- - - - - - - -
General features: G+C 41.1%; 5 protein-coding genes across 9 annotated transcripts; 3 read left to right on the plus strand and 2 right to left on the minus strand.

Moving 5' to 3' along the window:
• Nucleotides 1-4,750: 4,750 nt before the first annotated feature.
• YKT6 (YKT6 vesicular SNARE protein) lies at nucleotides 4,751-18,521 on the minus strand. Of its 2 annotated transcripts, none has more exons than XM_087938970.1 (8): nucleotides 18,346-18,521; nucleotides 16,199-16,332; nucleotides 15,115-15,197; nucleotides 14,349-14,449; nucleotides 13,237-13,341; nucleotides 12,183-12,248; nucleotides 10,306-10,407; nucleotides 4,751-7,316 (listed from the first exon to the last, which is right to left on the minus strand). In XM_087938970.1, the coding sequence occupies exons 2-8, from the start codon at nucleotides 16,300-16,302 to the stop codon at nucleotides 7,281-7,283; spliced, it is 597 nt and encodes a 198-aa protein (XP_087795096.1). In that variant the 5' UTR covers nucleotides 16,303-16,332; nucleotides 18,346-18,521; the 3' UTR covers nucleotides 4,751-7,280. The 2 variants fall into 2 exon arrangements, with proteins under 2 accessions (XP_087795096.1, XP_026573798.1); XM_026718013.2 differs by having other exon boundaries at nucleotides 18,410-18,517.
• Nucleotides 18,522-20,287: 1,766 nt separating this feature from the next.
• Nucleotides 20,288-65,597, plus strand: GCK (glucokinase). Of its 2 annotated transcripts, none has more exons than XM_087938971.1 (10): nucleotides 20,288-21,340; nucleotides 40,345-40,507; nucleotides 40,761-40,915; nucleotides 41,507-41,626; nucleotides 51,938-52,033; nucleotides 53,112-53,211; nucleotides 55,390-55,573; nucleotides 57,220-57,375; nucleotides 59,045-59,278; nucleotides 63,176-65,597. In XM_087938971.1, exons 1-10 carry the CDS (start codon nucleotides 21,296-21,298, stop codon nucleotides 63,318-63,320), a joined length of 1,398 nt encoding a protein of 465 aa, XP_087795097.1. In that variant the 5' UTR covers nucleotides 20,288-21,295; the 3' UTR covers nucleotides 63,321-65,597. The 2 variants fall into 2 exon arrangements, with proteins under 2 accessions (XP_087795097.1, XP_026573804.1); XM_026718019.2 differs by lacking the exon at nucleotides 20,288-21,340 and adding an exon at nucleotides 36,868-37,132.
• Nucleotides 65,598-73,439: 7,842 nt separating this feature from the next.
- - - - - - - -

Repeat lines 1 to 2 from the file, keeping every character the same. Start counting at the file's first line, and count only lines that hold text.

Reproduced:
General features: G+C 41.1%; 5 protein-coding genes across 9 annotated transcripts; 3 read left to right on the plus strand and 2 right to left on the minus strand.

Moving 5' to 3' along the window: